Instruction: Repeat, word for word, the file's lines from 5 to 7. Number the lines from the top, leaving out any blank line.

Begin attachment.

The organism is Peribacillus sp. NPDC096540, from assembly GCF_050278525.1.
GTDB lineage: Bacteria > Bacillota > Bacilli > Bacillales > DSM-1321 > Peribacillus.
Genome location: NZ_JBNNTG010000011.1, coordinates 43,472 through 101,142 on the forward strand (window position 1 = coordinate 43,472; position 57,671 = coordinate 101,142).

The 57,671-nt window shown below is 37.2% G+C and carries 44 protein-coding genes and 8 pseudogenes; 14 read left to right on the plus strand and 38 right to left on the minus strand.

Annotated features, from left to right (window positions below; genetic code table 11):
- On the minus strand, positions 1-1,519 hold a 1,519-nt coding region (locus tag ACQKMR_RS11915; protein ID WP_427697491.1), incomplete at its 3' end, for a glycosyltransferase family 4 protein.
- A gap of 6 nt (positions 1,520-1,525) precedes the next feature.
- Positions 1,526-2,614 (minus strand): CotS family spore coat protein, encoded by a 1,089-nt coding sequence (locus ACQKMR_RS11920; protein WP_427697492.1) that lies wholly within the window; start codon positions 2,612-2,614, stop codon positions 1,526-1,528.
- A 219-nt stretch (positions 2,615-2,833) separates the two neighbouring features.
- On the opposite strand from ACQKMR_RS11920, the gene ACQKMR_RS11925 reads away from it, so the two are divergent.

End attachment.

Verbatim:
Annotated features, from left to right (window positions below; genetic code table 11):
- On the minus strand, positions 1-1,519 hold a 1,519-nt coding region (locus tag ACQKMR_RS11915; protein ID WP_427697491.1), incomplete at its 3' end, for a glycosyltransferase family 4 protein.
- A gap of 6 nt (positions 1,520-1,525) precedes the next feature.